One of the great delusions peddled by the media during the festive season is the idea that we inhabit a single cultural mainstream, and that there is such a thing as a collective "taste". Hence the newspapers' obsession with the week's most popular television programme, the question of whether the BBC beat the commercial channels in the "ratings war", the number of loyal citizens who watched the Queen's Speech to the Commonwealth, and the volume of sales of that great cultural talisman, the Christmas No 1.
That this rapt pursuit of homogeneity is a delusion can easily be proved by a glance at the statistics. These reveal that in 2012 a paltry 9.6 million people watched the festive EastEnders and 8.6 million Coronation Street. Meanwhile, in what is supposed to be a nation obsessed with the Royal family, a startlingly feeble 8.3 million of us tuned in to Her Majesty, while another 296,000 are supposed to have downloaded the Christmas No 1, courtesy of the Justice Collective.
It is all a far cry from the 28 million audience attracted by the 1977 Morecambe and Wise Christmas Show or the seven-figure sales racked up 39 years ago this week by Slade's "Merry Xmas Everybody".
But if, as this evidence seems to demonstrate, we live in a landscape which, at any rate culturally, is coming apart at the seams, and where the music, books and television programmes favoured even by people from near-identikit classes and racial backgrounds are likely to differ radically from each other, then it is important to acknowledge some of the cultural contradistinctions that underlie this unravelling. Thus, as a teenager in the late 1970s I am pretty sure that I regarded the idea of a TV programme watched by 28 million people as entirely anathema to the idea of genuine cultural choice, and was much keener on the charms of obscure continental art-house films beamed out in the small hours on BBC2.
Thirty-five years later, on the other hand, having observed some of the consequences of cultural fragmentation – principally the uncomfortable truth that the more kinds of entertainment you have the worse their overall level is likely to be – a part of me pines for a Morecambe and Wise sketch or a pop song that burst out of half the front doors in the street.
Yet before we turn all nostalgic over the absence of these universal cultural signifiers, there is another perfectly reasonable explanation for the average 21st century TV programme's inability to acquire an audience of more than 10 million. It could just be that modern television isn't terribly good and that what was once a captive audience now has the liberty to please itself.
Television highlight of the week in this household – and certainly not getting anywhere near a viewing figure of 10 million – was BBC Four's splendid profile of Tove Jansson (1914-2001), creator of the Moomin Books, which irradiated my childhood like no other artefact. Naturally, the programme stuck fairly closely to Ms Jansson's life and achievements, but you had the feeling that an investigation of her UK fanbase would have revealed the existence of a cultural constituency far more tightly knit than the group that sits down to watch EastEnders: the several million middle-aged people born during the period 1950-1970 who were raised by their doting parents on Puffin paperbacks.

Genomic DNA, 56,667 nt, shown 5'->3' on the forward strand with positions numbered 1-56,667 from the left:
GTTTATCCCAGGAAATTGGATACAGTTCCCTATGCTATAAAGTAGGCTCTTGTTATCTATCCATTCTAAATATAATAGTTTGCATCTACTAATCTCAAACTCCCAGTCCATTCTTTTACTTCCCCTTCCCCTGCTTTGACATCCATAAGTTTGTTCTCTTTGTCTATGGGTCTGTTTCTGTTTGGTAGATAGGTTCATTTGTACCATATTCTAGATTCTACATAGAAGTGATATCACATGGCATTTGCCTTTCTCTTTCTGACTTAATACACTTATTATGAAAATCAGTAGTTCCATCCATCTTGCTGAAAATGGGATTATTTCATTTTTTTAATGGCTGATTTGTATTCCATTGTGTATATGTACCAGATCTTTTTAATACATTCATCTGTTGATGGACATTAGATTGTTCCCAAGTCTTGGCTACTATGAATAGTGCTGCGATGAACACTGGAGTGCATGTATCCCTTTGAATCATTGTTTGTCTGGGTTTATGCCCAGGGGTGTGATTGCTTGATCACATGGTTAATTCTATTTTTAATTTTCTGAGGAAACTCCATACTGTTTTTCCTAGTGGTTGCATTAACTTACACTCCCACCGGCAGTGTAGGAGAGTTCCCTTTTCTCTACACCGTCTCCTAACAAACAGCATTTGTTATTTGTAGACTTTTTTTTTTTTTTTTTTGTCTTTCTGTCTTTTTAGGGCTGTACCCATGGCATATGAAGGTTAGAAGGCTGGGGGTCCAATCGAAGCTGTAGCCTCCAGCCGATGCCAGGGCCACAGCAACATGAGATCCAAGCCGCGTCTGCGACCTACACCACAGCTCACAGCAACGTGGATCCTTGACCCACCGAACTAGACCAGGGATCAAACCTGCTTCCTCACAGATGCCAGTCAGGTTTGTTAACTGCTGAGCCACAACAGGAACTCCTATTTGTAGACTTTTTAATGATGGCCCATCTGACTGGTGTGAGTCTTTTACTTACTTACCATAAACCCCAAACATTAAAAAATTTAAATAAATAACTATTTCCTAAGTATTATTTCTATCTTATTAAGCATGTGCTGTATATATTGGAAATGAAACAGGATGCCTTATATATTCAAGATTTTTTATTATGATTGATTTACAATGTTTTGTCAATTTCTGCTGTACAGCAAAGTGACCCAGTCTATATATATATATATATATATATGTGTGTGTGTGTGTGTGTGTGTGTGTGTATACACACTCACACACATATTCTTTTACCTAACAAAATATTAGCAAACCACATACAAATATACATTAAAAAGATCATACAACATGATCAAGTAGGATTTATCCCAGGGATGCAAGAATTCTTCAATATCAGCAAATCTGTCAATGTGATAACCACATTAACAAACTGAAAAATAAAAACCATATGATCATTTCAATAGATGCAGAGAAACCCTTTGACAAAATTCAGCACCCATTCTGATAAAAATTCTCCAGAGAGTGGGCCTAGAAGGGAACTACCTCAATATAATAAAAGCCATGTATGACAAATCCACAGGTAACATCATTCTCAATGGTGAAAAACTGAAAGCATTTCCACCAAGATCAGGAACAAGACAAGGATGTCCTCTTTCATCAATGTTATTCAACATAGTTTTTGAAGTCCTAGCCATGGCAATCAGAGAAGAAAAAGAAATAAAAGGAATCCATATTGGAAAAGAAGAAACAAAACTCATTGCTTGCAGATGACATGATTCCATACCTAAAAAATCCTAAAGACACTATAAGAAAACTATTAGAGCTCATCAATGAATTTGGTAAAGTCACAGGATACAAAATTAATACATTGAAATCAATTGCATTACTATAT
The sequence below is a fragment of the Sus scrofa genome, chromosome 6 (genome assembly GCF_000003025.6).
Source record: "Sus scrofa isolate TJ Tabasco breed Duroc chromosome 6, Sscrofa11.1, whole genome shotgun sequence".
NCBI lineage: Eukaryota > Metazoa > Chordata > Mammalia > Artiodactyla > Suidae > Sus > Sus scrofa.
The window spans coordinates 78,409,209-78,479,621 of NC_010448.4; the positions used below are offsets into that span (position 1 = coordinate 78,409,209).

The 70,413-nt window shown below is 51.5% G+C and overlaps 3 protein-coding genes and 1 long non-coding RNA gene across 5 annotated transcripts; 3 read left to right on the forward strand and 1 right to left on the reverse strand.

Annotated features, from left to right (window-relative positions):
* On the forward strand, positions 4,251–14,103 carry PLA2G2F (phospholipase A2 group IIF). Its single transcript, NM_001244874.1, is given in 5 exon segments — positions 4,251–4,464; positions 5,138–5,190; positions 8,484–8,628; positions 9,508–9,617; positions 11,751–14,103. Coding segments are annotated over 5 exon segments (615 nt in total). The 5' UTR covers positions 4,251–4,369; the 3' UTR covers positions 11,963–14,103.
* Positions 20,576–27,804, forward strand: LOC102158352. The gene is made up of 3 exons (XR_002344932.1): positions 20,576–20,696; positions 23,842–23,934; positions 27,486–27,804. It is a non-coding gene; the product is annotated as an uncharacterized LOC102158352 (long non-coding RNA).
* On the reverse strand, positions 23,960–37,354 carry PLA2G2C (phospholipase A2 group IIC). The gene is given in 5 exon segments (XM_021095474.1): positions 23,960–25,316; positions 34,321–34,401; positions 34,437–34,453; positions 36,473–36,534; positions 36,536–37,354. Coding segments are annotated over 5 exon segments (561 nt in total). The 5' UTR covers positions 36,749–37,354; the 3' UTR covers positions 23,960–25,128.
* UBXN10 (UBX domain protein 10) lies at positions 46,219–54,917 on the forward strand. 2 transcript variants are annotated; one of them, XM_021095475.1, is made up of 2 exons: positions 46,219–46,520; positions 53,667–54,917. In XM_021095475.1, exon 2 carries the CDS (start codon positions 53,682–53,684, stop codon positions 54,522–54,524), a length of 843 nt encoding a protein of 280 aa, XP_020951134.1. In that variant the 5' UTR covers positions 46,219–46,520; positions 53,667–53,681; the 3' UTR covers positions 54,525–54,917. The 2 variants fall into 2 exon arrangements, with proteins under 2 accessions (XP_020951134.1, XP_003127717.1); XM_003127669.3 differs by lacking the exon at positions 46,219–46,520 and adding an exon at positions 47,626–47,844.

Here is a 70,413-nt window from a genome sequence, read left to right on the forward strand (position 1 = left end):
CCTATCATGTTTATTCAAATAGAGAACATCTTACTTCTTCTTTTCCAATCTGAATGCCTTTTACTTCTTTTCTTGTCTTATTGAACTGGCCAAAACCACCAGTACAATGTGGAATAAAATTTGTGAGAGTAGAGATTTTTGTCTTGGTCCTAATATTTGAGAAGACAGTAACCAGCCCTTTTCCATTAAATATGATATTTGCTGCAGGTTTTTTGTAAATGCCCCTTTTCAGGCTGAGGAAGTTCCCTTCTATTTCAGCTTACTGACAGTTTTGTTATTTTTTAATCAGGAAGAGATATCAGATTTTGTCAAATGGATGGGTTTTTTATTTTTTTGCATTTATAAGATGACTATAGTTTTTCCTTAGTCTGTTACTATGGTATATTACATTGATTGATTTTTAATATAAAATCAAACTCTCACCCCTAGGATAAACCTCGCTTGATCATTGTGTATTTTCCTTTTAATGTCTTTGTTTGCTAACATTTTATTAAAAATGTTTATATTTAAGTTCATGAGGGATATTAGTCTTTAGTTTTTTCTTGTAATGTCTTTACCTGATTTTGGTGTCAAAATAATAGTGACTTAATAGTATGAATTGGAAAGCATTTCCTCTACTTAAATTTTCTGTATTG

The impact of the "Puffin generation" has been a staple of literary sociology for well over a decade: see, for example, Francis Spufford's absorbing study, The Child that Books Built. It is not true, as certain critics occasionally allege, that it was simply a middle-class project designed to reinforce bourgeois values, for as well as such staples of the genteel nursery as C S Lewis and Laura Ingalls Wilder, the series' editors had a hankering for exercises in urban realism set on council estates, not to mention my favourite-ever Puffin, Eve Garnett's The Family From One End Street, which featured a 1930s dustman and his seven-strong brood.
Neither were some of the moral messages quite what one would expect. As someone pointed out on Wednesday night, at the heart of Moominland Midwinter lies a plea for tolerance of the marginal and the dispossessed, and there was a special place in the Jansson demonology reserved for park-keepers. If it comes to that, quite half the Moomin books are set against a backdrop of impending apocalypse.
Interviewed to promote his recension of The Snowman, the author Raymond Briggs came up with one of the festive season's most eye-catching quotes. "I am surprised I am still here," Mr Briggs remarked. "Life gets worse all the time, and 78 really is a bit of a pain."
In the context of most modern pronouncements on the ageing process, all this has the delicious tang of novelty. We live, after all, at a time in which age is supposed to be a challenge rather than a burden, where elderly ladies zoom about wearing purple, 90 is the new 60, and not taking a positive line about your grey hairs is practically an indictable offence. If Mr Briggs has not quite made it into Thomas Hardy territory (Hardy once remarked that the death of a child could scarcely be regretted, given the future misery thereby avoided) than at the very least he is due a stiff letter from Age UK.